Of course JFK had it lucky; he lived before the internet. These days I doubt any politician could stage manage their public image to the extent that was routine in the mid twentieth century; it just isn't possible. Even as late as the 1980s Hawke got away with loads of stuff that would have been Tweeter fodder today. Of course people 'in the know' knew, but it wasn't all over the place.

I think it is unreasonable to expect politicians to lead more blameless lives than professionals or senior managers. Sure, they shouldn't be dishonest. They shouldn't be criminals and they should show some basic moral values. However, when it comes to having affairs, partners with murky pasts, former drug problems or embarassing personal habits, is that any different from many other successful people? In truth, many pollies (and other people) have always struggled with these things. The difference today is that now we all hear about them.

A lot of our basic laws are derived from social values and norms. As such laws, values etc are set by politicians.
This is why the law is not set in stone. The government and the judiciary often struggle to establish what those social values and norms actually are. One of the more noteworthy cases of this was R v L (1991) where the High Court of Australia overturned common law precedent going back at least three hundred years that there could be no rape in marriage. The HCA found that if this was the common law, by modern standards that principle was now wrong.
http://www.austlii.edu.au/au/cases/cth/HCA/1991/48.html
In this way the law creeps forward. Maybe 1991 was a bit late for that decision (I'd like to think so) but this case is an example of how conservative the law really is. If one minister is a bit of a lad (or a bit of a gal) he or she has very little individual influence on the law. He or she can't change the law on a whim to suit their personal circumstances. Even one High Court judge cannot do that, though (with the possible exception of Kirby J :E:}) it's debatable whether a HC Justice has ever considered behaving in a laddish/ladette manner...if we have to choose someone, maybe they're the better role models (nerds but...:8:}).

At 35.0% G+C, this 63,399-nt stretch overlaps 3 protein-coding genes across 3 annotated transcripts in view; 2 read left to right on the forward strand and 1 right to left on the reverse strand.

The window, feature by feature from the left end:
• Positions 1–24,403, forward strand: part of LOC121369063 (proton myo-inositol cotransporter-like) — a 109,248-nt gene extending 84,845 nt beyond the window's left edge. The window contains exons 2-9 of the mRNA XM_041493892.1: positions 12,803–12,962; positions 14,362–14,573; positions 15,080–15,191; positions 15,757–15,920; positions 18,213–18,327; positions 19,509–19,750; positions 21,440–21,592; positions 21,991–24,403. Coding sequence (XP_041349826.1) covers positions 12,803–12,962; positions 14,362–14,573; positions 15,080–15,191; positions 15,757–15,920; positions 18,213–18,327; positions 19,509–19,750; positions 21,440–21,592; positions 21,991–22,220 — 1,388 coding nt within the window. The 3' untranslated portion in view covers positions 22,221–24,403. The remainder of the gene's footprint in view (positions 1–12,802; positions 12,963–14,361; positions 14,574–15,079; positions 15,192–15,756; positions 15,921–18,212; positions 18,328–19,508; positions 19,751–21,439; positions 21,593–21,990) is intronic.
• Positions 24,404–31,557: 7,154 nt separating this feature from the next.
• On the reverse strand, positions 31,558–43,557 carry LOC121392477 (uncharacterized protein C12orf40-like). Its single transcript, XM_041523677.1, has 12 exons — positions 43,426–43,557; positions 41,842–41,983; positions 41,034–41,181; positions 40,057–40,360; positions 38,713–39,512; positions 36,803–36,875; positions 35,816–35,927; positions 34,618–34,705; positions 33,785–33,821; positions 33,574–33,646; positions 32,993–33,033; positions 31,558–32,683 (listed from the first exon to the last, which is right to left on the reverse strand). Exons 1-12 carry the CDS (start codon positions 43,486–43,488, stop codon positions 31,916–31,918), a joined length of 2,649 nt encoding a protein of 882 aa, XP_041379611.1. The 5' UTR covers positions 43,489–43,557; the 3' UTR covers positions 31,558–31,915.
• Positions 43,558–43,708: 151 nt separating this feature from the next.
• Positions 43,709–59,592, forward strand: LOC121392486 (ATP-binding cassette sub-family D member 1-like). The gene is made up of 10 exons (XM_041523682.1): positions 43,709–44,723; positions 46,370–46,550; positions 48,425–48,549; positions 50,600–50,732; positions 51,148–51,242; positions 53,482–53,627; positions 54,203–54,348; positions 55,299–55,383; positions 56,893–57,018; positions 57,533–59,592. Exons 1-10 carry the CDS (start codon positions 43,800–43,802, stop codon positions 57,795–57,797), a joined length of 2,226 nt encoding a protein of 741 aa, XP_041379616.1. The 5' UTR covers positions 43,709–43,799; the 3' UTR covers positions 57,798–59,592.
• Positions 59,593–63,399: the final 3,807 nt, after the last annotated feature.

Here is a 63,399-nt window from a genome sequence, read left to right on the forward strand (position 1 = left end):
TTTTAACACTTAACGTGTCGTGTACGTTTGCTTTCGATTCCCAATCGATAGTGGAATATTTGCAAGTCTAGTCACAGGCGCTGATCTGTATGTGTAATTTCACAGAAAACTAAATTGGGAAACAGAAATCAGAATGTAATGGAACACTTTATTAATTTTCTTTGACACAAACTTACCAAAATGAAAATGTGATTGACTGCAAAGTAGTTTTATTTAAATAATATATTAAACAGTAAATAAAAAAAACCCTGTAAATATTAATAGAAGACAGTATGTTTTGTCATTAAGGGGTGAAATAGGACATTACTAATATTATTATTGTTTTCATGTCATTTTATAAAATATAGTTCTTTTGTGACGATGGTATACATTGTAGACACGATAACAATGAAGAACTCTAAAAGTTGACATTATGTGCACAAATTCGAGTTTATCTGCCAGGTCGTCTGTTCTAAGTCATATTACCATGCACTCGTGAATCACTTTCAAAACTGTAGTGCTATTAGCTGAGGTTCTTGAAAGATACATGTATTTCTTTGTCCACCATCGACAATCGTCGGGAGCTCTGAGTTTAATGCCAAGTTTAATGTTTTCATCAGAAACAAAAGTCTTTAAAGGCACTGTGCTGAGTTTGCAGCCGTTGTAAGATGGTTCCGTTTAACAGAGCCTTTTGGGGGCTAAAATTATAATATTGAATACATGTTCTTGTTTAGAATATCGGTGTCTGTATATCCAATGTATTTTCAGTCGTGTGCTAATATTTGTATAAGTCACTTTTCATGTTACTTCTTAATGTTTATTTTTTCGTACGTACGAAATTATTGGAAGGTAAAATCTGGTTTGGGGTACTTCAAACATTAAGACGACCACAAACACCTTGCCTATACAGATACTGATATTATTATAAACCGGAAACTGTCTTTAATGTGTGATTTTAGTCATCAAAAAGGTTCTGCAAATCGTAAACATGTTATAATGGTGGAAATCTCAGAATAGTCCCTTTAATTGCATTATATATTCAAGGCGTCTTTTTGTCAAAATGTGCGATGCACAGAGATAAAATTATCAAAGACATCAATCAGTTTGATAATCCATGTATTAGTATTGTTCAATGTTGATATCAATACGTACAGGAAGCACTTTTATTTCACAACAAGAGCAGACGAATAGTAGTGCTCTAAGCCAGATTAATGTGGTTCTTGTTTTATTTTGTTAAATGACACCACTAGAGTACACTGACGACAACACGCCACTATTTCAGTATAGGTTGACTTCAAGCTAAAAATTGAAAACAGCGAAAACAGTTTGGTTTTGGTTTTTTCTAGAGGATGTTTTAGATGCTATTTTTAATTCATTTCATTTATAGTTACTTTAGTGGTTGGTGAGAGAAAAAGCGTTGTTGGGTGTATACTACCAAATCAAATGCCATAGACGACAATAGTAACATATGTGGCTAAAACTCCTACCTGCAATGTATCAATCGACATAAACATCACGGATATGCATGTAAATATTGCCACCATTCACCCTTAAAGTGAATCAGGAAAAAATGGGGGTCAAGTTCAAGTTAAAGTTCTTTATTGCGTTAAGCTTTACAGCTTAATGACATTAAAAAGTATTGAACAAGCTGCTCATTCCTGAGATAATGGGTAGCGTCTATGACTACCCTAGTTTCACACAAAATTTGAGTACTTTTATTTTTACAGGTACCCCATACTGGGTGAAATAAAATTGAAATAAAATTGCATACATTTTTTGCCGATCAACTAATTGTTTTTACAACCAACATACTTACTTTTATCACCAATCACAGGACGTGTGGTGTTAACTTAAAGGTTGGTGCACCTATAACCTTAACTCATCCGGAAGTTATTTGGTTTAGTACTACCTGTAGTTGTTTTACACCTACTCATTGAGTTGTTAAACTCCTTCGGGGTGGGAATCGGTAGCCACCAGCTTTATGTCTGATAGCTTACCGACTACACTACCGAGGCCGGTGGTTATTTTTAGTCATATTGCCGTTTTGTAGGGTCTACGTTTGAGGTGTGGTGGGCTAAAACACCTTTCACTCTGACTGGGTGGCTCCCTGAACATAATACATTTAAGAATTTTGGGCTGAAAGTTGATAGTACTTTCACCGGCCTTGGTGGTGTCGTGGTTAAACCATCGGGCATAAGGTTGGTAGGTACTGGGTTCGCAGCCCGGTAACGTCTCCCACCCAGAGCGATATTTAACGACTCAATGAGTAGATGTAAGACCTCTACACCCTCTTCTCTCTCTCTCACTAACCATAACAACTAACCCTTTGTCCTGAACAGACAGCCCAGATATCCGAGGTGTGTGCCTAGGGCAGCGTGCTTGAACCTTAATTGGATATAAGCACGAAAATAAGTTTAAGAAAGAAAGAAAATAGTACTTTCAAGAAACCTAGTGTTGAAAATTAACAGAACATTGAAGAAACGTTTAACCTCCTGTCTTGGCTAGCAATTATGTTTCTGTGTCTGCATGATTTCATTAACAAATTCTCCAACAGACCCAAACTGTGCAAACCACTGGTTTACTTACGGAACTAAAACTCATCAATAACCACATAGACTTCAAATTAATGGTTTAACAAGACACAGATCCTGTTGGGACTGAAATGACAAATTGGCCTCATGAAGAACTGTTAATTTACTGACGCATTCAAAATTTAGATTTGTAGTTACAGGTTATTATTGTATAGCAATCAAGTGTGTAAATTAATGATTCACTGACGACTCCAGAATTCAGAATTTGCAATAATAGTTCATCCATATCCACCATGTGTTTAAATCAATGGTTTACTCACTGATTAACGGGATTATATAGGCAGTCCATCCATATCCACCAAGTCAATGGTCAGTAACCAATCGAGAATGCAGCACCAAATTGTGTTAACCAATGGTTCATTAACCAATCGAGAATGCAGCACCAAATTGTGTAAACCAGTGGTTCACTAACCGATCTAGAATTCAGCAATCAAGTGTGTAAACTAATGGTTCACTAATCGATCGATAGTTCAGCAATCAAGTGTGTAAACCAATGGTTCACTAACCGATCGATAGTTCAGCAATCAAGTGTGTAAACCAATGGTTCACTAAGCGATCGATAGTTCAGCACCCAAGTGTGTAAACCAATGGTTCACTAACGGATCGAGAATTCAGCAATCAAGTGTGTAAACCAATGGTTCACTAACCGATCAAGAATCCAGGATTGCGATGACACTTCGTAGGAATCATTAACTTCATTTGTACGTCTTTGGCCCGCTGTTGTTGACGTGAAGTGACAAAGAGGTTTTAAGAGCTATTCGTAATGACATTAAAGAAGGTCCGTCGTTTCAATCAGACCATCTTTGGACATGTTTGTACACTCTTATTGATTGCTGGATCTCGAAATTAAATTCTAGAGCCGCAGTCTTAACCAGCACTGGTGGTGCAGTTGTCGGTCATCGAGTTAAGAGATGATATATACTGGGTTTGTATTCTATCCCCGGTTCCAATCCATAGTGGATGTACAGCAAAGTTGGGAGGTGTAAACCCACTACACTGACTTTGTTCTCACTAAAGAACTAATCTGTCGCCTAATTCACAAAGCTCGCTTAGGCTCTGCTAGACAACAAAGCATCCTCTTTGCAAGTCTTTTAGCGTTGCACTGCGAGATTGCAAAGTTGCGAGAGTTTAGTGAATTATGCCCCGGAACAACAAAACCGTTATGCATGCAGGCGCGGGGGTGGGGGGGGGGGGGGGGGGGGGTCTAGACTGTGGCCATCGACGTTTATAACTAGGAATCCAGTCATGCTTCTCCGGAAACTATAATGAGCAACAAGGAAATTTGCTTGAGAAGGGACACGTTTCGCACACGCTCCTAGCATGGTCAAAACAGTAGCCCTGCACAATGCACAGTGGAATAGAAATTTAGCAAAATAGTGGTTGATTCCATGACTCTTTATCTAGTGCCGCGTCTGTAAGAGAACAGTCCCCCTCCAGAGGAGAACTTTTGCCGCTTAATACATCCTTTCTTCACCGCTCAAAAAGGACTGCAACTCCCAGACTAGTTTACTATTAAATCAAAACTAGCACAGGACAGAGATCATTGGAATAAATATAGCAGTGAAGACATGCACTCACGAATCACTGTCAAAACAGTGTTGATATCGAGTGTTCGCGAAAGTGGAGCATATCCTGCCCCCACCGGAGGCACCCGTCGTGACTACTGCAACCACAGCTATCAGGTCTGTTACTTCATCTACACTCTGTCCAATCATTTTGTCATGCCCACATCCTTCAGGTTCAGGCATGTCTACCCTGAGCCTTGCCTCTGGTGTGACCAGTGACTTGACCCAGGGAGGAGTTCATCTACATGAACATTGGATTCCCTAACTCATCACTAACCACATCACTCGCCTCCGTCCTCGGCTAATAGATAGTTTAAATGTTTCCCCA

Any statute must be passed by both houses of parliament, so even allowing for party politics the majority must still approve. If the 150 members of the House of Reps and 76 Senators aren't enough people to be indicative of the morals of Australians, then I don't know what numbers they need. Hopefully a group of 226 people is reflective of the general community, because I'm guessing that if there's one thing we agree on, it's that we don't need to pay more pollies!

Saltie 25th Aug 2014 21:57

From Larry Pickering's latest offering.



Former Governor General, Quentin Bryce will formally launch 'My Story', the memoir of former Prime Minister Julia Gillard next month. This will probably live in the fiction section of most libraries because if she actually tells the truth about anything she will be locked up.

junior.VH-LFA 26th Aug 2014 00:36

RAAF jets and Army SAS ready to wage war on ISIS in Iraq

Granted its from news.com.au, but whats everyones thoughts on a potential Fast Jet deployment to Iraq.. again?

rh200 26th Aug 2014 01:33


Granted its from news.com.au, but whats everyones thoughts on a potential Fast Jet deployment to Iraq.. again?
Not much unless they are going along with a few thousand ground troops and attack helicopters.

I would prefer they where going to the Ukraine.

500N 26th Aug 2014 01:49

As said on the previous thread, about time we used our hardware.

Attack helicopters in support of the SAS, interesting combo.

parabellum 26th Aug 2014 03:11

I suspect the SAS will be taking in laser target designators as well as doing a lot of forward reconnaissance, attack helicopters unlikely I would say, as the IS have some fairly sophisticated anti aircraft stuff.


I see it as a humanitarian mission.

500N 26th Aug 2014 03:17

Agree.

It might stretch the unit if they go to Iraq and are still in Afghanistan in Sqn strength. Which leaves a combines SAS/Cdo type force.
That will raise the tempo again.

500N 26th Aug 2014 03:21

Follow on from the anti Jew but saga a few weeks ago.

"Anti-Semitic flyers left in Bondi letterboxes"

Anti-Semitic flyers left in Bondi letterboxes